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作者 Gibbons, Meaghan Kathleen
書名 The use of water treatment residual solids for arsenate and phosphate adsorption
國際標準書號 9780494564523
book jacket
說明 184 p
附註 Source: Dissertation Abstracts International, Volume: 71-02, Section: B, page: 1188
Thesis (Ph.D.)--Dalhousie University (Canada), 2010
Water treatment residual solids are produced at surface drinking water treatment plants around the world. Coagulants (aluminum sulphate, ferric sulphate, or ferric chloride) are added during the coagulation step of the treatment process and large amounts of residuals are produced. These residuals typically contain metal hydroxides, chemicals that are added during coagulation (polymers or lime agents), organic and colloidal matter, pathogens, and any other constituents that are removed during coagulation. While coagulation is typically performed to reduce total organic carbon in surface water, other specialized uses for coagulants include phosphorus and arsenic removal
This thesis involved the development of a novel adsorbent media, water treatment residual solids, for the removal of phosphorus from agriculture wastewater and the removal of arsenic from groundwater. The experimental protocol involved four separate but similar tasks: to investigate phosphate adsorption using water treatment residual solids in batch adsorption experiments, to investigate arsenate adsorption using water treatment residual solids in batch adsorption experiments, to investigate arsenic adsorption from groundwater in batch adsorption and column adsorption experiments, and to investigate the mechanisms for phosphate arsenate adsorption on water treatment residual solids, including a chemical and physical characterization of the residual solids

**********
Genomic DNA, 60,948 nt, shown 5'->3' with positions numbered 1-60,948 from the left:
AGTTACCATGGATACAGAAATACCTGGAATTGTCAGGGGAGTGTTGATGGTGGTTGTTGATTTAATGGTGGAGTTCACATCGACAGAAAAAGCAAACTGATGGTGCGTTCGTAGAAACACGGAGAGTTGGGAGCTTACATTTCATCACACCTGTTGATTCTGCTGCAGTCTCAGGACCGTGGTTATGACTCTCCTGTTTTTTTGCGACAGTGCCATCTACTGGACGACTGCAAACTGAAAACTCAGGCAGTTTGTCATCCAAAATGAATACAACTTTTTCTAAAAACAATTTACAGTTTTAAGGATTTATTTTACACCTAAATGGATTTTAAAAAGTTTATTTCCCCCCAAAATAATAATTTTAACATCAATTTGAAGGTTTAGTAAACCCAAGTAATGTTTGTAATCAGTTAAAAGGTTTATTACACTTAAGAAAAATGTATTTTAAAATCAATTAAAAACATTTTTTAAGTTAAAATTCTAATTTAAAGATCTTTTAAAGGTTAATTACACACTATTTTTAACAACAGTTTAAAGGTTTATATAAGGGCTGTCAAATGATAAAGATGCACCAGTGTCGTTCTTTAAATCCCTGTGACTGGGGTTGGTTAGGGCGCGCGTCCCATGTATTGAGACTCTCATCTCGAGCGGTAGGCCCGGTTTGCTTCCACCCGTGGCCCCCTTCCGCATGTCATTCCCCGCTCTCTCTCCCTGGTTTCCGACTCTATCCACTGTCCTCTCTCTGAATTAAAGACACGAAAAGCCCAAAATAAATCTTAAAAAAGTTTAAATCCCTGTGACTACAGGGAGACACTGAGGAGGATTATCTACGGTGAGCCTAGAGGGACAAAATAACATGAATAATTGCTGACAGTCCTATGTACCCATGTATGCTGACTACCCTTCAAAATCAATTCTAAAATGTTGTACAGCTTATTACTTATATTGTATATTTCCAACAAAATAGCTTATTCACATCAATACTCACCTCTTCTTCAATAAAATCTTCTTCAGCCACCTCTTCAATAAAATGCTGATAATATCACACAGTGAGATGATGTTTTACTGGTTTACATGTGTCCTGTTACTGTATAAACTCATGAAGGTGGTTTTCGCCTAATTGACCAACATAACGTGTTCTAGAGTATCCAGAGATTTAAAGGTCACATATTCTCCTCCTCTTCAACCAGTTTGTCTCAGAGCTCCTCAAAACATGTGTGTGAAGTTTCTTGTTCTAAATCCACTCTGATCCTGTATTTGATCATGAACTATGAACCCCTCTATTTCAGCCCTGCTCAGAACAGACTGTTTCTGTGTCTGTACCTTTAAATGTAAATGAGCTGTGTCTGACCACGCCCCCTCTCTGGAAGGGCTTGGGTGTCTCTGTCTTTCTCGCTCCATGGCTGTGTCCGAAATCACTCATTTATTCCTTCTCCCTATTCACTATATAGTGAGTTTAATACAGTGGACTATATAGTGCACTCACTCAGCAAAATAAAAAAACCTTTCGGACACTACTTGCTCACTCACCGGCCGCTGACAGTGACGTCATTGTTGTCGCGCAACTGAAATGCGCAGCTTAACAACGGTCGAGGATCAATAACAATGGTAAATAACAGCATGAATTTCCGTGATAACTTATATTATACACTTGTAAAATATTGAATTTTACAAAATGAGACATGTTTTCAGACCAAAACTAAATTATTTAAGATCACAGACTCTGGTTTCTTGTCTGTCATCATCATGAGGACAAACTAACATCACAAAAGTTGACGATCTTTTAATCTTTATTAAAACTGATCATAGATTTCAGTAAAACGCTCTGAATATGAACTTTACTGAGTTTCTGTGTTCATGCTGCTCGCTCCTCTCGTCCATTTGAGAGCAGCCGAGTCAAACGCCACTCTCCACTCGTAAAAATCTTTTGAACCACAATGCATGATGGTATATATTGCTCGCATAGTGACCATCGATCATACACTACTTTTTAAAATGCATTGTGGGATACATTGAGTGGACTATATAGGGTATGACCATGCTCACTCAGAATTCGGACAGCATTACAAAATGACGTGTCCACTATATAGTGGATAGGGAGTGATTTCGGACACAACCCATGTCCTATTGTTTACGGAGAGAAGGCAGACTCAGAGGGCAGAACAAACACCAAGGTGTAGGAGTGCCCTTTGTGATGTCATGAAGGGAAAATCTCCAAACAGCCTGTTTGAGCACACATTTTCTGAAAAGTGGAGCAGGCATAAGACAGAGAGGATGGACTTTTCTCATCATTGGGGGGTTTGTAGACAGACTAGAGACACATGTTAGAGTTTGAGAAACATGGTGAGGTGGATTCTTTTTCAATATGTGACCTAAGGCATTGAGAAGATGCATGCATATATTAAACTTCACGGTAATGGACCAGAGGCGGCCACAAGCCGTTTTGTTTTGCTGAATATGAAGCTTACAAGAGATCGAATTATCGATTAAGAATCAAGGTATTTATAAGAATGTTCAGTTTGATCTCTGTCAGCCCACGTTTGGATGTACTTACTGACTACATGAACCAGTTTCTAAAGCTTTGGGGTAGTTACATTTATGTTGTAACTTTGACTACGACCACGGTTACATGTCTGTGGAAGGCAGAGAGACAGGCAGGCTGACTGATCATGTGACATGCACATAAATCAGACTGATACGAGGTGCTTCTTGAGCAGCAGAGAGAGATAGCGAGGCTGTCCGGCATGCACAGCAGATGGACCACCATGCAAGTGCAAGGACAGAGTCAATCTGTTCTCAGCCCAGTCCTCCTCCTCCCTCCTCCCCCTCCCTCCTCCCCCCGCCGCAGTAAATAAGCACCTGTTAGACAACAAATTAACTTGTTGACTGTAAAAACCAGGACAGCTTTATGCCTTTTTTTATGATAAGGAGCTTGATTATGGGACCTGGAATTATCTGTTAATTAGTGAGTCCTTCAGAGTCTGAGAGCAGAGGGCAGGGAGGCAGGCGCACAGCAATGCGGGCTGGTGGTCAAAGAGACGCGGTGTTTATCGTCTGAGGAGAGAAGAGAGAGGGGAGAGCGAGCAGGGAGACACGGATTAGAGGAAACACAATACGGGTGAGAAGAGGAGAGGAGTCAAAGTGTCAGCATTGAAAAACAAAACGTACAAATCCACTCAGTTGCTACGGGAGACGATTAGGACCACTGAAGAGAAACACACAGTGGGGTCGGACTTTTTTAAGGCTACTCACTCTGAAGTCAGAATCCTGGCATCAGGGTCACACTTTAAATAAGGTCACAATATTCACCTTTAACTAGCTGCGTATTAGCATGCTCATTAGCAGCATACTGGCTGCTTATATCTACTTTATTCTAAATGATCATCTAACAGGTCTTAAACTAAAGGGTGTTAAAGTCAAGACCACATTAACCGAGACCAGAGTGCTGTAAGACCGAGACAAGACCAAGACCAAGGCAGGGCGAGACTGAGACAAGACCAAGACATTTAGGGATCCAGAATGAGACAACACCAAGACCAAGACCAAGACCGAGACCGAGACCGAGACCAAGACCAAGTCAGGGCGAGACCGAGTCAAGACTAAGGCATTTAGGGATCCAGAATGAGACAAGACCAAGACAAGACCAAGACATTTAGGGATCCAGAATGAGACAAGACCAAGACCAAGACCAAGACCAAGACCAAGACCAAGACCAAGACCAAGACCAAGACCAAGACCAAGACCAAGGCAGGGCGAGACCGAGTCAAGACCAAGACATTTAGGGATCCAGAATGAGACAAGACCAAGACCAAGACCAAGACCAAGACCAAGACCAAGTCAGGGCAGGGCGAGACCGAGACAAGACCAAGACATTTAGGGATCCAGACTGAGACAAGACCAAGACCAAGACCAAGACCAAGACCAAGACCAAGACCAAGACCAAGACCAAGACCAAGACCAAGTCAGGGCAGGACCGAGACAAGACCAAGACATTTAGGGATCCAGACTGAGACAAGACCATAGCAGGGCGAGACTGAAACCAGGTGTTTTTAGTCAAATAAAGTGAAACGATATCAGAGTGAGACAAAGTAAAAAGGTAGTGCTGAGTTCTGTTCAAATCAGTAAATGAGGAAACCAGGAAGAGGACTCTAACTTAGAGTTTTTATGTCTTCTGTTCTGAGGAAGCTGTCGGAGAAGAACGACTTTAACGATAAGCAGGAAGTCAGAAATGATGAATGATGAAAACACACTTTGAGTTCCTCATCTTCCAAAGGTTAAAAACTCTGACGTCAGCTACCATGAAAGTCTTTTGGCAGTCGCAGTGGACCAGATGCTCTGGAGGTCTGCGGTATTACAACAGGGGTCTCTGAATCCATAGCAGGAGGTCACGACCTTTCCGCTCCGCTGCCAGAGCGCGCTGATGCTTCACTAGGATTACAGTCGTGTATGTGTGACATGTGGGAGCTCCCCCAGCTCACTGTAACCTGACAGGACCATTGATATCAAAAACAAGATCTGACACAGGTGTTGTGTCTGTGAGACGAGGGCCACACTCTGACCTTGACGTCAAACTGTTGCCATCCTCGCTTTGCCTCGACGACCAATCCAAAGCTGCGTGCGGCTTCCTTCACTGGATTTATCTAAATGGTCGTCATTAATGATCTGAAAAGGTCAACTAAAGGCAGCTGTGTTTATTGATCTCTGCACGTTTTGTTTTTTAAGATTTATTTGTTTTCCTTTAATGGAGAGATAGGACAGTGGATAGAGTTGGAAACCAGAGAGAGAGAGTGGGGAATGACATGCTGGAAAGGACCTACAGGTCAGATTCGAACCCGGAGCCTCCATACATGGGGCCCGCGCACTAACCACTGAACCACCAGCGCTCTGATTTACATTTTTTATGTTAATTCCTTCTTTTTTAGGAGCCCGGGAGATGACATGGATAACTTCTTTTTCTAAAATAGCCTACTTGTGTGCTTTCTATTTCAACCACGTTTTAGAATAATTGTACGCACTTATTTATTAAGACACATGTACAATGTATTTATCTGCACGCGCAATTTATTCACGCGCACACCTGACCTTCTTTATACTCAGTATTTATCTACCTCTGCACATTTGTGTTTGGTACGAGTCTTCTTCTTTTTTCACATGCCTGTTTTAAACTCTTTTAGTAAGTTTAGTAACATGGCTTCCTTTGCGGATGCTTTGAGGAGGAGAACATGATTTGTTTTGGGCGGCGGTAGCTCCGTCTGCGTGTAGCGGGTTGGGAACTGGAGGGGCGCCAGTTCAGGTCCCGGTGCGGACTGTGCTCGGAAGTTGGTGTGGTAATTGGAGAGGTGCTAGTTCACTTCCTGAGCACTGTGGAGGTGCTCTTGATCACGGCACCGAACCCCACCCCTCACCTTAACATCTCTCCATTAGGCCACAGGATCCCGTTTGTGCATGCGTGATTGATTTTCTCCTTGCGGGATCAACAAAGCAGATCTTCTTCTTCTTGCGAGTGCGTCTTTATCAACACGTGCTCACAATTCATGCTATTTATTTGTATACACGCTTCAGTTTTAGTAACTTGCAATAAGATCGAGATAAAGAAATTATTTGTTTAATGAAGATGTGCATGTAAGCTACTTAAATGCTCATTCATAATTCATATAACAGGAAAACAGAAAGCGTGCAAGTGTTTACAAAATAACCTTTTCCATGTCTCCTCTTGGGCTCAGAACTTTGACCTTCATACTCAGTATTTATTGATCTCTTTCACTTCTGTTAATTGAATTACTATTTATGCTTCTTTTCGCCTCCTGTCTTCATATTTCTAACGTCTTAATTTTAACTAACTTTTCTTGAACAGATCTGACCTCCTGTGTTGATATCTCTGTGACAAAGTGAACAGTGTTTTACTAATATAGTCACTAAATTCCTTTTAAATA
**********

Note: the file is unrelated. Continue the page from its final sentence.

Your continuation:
The reuse of water treatment residual solids as a water treatment material provides a two-fold benefit to the water industry, by creating an opportunity to re-use a waste product that is commonly disposed of in a municipal landfill, and providing an option for re-use within the water and wastewater industry. Overall, iron-based residual solids were a better adsorbent for phosphate and arsenate, achieving higher levels of adsorption and better adherence to Langmuir isotherm modeling in all experiments. A chemical characterization showed that iron residual solids contained more elemental metal than the alum residual solids, and a physical characterization showed evidence of smaller pore sizes in the iron residual solid. Therefore, better phosphate or arsenate adsorption by the iron residual solids compared to the alum residual solids can be attributed to the affinity of iron for phosphate or arsenate, the greater amount of iron per solid, and the smaller pore structure in the iron residuals
School code: 0328
Host Item Dissertation Abstracts International 71-02B
主題 Engineering, Civil
Engineering, Environmental
Alt Author Dalhousie University (Canada)
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